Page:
The Blaschka models

This blog post features the beautiful Blaschka models; delicate glass representations of sea creatures and other invertebrates created by master craftsmen Leopold and Rudolph Blaschka. Here curator Geoff Swinney talks about the appeal of the models.

I have long been fascinated and intrigued by these glass models. For me, these models are from a different world. They were made in a time when photography was in its infancy, and the aquarium was an expensive new invention. In such a world how could people be shown the smaller animals which live in the seas? Sure, there were engravings in scientific books, but Leopold Blaschka devised a way of bringing these pictures ‘to life’ in 3D.

Glass model of Anthea cereus
Glass model of Anthea cereus by Leopold and Rudolph Blaschka.

I find it fascinating to think that opportunities to see the living animals close up and in detail were so rare that even Blaschka himself had to work from scientific illustrations. These he translated from mere two dimensional pictures into lifelike models.

Glass was an ideal medium for capturing the delicacy and beauty of these invertebrate animals. His training as a jeweller enabled him to craft the glass into exquisite representations of how the animals would look when alive.

  • Are the models works of art?
  • Are they examples of superb craftsmanship?
  • Or are they merely exquisitely-made teaching aids?

For me such questions are pointless. The models, quite simply, are things of beauty, made with great skill and ingenuity. They lie at an intersection of art, natural science and technology. I am delighted, therefore, that when the refurbished Victorian portion of the National Museum of Scotland opens next summer, the models will feature in the Window on the World section of the Grand Gallery. There they are not associated with any particular section of the collections: they are neither art nor science. In this setting, the models may be enjoyed in a variety of ways and can tell a variety of different intersecting stories drawn from both art and science.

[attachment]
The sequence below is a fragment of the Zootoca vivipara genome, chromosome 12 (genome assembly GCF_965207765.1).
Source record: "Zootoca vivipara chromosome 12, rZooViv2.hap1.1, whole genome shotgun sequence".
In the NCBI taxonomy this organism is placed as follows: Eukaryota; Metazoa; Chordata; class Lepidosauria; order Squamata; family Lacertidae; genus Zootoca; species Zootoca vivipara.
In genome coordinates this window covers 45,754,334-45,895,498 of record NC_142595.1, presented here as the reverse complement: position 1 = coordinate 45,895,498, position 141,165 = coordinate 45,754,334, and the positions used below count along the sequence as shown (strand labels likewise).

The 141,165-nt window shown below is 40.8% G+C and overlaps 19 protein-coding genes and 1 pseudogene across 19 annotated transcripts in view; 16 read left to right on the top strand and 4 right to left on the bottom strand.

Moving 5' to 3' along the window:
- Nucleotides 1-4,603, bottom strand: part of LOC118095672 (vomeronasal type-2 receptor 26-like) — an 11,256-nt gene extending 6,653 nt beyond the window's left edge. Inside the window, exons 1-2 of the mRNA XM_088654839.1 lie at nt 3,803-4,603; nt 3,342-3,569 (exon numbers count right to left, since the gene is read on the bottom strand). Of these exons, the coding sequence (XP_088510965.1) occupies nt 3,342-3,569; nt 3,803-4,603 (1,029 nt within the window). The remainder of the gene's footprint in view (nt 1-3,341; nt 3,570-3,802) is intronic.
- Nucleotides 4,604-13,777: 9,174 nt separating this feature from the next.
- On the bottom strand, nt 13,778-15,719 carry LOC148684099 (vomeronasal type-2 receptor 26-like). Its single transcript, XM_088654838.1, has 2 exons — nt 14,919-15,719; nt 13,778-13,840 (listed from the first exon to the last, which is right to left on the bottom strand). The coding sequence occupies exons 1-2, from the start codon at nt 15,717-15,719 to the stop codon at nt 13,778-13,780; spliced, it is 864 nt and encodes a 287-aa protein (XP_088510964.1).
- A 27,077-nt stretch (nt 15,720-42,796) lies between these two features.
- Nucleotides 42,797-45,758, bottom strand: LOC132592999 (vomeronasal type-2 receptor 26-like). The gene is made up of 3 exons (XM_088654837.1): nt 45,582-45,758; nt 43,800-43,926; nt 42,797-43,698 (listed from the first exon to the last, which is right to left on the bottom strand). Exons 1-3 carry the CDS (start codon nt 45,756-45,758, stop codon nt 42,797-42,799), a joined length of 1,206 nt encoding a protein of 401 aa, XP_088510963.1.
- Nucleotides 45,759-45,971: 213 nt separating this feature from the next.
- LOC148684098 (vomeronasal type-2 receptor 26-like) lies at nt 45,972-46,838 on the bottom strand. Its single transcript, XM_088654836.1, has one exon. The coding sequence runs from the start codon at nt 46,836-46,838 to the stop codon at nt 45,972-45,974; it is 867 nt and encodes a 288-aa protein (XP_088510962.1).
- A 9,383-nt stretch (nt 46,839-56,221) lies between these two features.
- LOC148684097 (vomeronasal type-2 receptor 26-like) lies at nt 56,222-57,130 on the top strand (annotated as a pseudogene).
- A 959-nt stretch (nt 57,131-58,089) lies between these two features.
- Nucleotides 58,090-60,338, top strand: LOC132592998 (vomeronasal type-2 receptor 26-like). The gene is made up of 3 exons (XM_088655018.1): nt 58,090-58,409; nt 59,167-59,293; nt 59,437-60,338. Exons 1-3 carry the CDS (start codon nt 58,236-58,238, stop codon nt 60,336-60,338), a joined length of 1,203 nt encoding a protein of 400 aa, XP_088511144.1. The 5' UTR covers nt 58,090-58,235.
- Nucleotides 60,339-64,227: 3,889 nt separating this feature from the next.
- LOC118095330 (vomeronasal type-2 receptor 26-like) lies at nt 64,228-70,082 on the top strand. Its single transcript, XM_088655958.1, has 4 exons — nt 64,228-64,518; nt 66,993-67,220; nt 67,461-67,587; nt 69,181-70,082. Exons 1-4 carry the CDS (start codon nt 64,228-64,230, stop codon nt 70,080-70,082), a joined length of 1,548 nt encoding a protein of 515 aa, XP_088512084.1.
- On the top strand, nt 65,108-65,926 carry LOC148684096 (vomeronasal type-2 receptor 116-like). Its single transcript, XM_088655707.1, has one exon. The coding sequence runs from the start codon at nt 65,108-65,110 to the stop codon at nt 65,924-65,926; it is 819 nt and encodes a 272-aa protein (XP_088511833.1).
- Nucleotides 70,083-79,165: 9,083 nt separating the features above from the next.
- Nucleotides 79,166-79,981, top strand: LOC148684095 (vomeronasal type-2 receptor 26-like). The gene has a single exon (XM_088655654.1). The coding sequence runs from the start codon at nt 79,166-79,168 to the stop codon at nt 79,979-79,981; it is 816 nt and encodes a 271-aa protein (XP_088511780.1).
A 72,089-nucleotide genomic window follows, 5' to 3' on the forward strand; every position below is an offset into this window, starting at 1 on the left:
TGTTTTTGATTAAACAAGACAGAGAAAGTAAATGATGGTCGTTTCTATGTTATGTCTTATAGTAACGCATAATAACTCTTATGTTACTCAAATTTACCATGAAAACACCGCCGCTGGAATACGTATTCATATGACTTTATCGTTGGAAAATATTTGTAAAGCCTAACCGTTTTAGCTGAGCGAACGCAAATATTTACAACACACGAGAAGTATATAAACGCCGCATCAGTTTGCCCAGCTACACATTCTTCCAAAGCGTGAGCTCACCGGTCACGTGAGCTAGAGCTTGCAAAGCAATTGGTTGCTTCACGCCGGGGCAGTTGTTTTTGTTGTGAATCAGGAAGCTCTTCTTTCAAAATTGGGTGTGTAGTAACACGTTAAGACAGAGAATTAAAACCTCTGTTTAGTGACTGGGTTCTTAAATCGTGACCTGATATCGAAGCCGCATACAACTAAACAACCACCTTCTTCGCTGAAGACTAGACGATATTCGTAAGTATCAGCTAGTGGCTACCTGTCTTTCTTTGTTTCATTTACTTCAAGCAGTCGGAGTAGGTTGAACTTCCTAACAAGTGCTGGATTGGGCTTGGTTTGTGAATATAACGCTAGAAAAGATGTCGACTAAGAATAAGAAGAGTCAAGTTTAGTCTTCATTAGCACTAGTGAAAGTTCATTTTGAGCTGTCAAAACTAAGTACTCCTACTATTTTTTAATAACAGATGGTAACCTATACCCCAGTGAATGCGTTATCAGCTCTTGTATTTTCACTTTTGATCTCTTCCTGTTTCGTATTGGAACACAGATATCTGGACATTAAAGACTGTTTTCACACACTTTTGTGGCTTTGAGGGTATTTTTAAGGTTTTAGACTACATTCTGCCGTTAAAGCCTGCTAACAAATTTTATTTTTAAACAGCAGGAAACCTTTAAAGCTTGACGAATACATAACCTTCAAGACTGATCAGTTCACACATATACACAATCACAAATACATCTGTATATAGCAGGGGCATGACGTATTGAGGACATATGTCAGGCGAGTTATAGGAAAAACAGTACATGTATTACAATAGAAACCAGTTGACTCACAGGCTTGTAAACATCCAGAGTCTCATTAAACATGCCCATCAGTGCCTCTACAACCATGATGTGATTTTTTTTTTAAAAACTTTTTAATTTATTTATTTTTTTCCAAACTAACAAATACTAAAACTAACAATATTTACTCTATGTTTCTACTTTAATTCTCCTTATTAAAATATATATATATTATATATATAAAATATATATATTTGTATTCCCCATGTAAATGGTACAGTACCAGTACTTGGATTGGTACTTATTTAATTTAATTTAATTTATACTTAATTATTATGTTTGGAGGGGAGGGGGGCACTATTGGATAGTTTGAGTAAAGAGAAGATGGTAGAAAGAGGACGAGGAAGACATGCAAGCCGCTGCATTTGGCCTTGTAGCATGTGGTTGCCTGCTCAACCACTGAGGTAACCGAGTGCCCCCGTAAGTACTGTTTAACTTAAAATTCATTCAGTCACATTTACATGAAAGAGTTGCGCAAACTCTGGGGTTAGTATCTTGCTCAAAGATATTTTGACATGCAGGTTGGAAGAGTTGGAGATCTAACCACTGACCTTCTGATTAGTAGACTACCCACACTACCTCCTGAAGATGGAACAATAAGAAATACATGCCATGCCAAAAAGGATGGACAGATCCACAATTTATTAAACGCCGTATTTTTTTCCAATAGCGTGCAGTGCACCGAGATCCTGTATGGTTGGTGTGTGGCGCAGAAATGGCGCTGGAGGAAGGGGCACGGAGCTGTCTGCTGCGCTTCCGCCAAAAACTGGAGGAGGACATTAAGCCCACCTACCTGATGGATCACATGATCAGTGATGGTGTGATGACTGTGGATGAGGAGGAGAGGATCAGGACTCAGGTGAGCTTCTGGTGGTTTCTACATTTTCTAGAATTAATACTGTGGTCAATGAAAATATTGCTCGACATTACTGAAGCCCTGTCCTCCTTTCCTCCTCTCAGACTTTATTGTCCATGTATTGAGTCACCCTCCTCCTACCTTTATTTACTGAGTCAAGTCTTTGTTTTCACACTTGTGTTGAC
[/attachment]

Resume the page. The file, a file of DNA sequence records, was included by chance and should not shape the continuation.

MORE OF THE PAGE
The Blaschka models epitomise National Museums Scotland’s declared aim to be a place ‘Where the arts and sciences intermingle: a space where the full spectrum of human creativity and invention, across cultural boundaries and through time, can be seen alongside the wonder and diversity of the natural world.’

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